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United States of America

Gender and War

Syllabus: 
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Year course was taught: 
2018

Ecology Is a Sistah’s Issue Too: The Politics of Emergent Afrocentric Ecowomanism

Citation:

Riley, Shamara Shantu. 2003. “Ecology Is a Sistah’s Issue Too: The Politics of Emergent Afrocentric Ecowomanism.” In This Sacred Earth: Religion, Nature, Environment, edited by Roger S. Gottlieb, 368–81. Abingdon: Routledge. 

Author: Shamara Shantu Riley

Annotation:

Summary:
“The extinction of species on our ancestral continent, the “mortality of wealth,” and hazardous-waste contamination in our backyards ought to be reasons enough for Black womanists to consider the environment as a central issue of our political agendas. However, there are other reasons the environment should be central to our struggles for social justice. The global environmental crisis is related to the sociopolitical systems of fear and hatred of all that is natural, nonwhite, and female that has pervaded dominant Western thought for centuries. I contend that the social constructions of race, gender, class and nonhuman nature in mainstream Western thought are interconnected by an ideology of domination. Specific instances of the emergent Afrocentric ecowomanist activism in Africa and the United States, as well as West African spiritual principles that propose a method of overcoming dualism, will be discussed in this paper" (Shantu 2003, 369).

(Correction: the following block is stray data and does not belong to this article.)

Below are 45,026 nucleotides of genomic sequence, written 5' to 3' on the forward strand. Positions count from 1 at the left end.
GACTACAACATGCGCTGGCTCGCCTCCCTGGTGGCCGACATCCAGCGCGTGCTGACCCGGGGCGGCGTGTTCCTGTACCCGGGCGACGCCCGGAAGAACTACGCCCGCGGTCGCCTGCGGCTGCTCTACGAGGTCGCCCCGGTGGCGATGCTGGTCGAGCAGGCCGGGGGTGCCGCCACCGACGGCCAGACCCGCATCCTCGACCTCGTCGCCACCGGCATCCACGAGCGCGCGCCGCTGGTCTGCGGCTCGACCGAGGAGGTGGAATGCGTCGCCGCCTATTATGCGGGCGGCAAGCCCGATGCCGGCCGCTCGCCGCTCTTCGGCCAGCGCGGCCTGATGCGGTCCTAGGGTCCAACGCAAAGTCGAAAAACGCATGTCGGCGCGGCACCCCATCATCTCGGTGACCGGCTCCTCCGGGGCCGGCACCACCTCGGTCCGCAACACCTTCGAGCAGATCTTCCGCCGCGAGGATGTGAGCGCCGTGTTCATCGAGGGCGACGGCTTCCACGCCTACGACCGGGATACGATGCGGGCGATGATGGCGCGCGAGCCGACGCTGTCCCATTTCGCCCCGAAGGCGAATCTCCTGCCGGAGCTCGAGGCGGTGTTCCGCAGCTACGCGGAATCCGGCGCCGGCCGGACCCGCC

Topics: Class, Environment, Feminisms, Ecofeminism, Gender, Race Regions: Africa, West Africa, Americas, North America Countries: United States of America

Year: 2003

Ecofeminism and Forest Defense in Cascadia: Gender, Theory and Radical Activism

Citation:

Mallory, Chaone. 2006. “Ecofeminism and Forest Defense in Cascadia: Gender, Theory and Radical Activism.” Capitalism Nature Socialism 17 (1): 32–49.

Author: Chaone Mallory

Annotation:

Summary:
"[T]he intent of this essay is to report on the radical activism that began in the summer of 2003 and has continued through the present (fall of 2005) by women in the Pacific Northwest. I look at how such activisms represent an explicit and direct integration of feminism with environmentalism that should encourage and inspire ecoliberatory theorists such as ecofeminists, ecosocialists, green anarchists, and deep ecologists. I also consider how such activism exemplifies the kind of intersection of theory and praxis long sought by ecofeminist, ecosocialist, and other scholars concerned with liberation. I explore these questions using the analytic tools developed through the academic discourse of ecofeminism to examine how both gender identity and movement-generated understandings of the intersection of oppressions affects, informs, and produces environmental activisms. Such an analysis, done in the context of women’s direct action forest defense in the Pacific Northwest, reveals interesting and important knowledges about the character of the interrelation between ideas and action, a subject of long-standing interest to those engaged in the practice of environmental theory. Such an analysis also advances the liberatory goals of ecotheorists and ecoactivists by contributing to the development of a robust, efficacious ecofeminist political theory that does not reinscribe a theory/activism dualism." (Mallory 2006, 34-5).